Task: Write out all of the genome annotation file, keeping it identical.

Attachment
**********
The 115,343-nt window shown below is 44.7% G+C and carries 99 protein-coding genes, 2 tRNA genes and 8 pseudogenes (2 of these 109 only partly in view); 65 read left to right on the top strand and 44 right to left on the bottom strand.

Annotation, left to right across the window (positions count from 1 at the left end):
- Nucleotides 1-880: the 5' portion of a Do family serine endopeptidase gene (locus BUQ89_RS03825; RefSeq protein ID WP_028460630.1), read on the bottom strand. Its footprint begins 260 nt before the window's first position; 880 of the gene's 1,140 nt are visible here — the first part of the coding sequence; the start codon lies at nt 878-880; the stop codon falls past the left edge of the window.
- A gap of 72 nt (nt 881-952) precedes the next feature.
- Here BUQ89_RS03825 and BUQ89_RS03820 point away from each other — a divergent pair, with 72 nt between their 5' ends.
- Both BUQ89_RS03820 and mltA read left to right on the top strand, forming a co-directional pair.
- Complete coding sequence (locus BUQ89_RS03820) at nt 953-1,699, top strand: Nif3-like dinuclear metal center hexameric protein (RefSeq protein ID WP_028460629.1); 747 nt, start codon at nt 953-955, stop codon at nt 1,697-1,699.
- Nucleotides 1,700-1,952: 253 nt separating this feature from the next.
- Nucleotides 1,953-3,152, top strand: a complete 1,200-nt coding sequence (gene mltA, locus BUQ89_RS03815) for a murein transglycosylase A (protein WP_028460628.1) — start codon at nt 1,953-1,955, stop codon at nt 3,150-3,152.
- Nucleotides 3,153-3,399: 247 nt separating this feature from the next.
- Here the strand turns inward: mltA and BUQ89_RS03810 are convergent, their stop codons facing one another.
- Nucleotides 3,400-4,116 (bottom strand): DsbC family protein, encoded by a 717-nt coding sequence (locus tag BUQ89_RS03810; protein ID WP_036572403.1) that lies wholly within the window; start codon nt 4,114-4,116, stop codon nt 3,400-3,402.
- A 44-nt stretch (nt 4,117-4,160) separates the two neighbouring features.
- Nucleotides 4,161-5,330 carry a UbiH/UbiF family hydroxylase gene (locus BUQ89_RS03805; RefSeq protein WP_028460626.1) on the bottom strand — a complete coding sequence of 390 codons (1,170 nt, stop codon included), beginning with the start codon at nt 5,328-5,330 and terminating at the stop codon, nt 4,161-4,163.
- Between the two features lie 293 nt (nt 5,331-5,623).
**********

The 115,343-nt window shown below is 44.7% G+C and carries 99 protein-coding genes, 2 tRNA genes and 8 pseudogenes (2 of these 109 only partly in view); 65 read left to right on the top strand and 44 right to left on the bottom strand.

Annotation, left to right across the window (positions count from 1 at the left end):
- Nucleotides 1-880: the 5' portion of a Do family serine endopeptidase gene (locus BUQ89_RS03825; RefSeq protein ID WP_028460630.1), read on the bottom strand. Its footprint begins 260 nt before the window's first position; 880 of the gene's 1,140 nt are visible here — the first part of the coding sequence; the start codon lies at nt 878-880; the stop codon falls past the left edge of the window.
- A gap of 72 nt (nt 881-952) precedes the next feature.
- Here BUQ89_RS03825 and BUQ89_RS03820 point away from each other — a divergent pair, with 72 nt between their 5' ends.
- Both BUQ89_RS03820 and mltA read left to right on the top strand, forming a co-directional pair.
- Complete coding sequence (locus BUQ89_RS03820) at nt 953-1,699, top strand: Nif3-like dinuclear metal center hexameric protein (RefSeq protein ID WP_028460629.1); 747 nt, start codon at nt 953-955, stop codon at nt 1,697-1,699.
- Nucleotides 1,700-1,952: 253 nt separating this feature from the next.
- Nucleotides 1,953-3,152, top strand: a complete 1,200-nt coding sequence (gene mltA, locus BUQ89_RS03815) for a murein transglycosylase A (protein WP_028460628.1) — start codon at nt 1,953-1,955, stop codon at nt 3,150-3,152.
- Nucleotides 3,153-3,399: 247 nt separating this feature from the next.
- Here the strand turns inward: mltA and BUQ89_RS03810 are convergent, their stop codons facing one another.
- Nucleotides 3,400-4,116 (bottom strand): DsbC family protein, encoded by a 717-nt coding sequence (locus tag BUQ89_RS03810; protein ID WP_036572403.1) that lies wholly within the window; start codon nt 4,114-4,116, stop codon nt 3,400-3,402.
- A 44-nt stretch (nt 4,117-4,160) separates the two neighbouring features.
- Nucleotides 4,161-5,330 carry a UbiH/UbiF family hydroxylase gene (locus BUQ89_RS03805; RefSeq protein WP_028460626.1) on the bottom strand — a complete coding sequence of 390 codons (1,170 nt, stop codon included), beginning with the start codon at nt 5,328-5,330 and terminating at the stop codon, nt 4,161-4,163.
- Between the two features lie 293 nt (nt 5,331-5,623).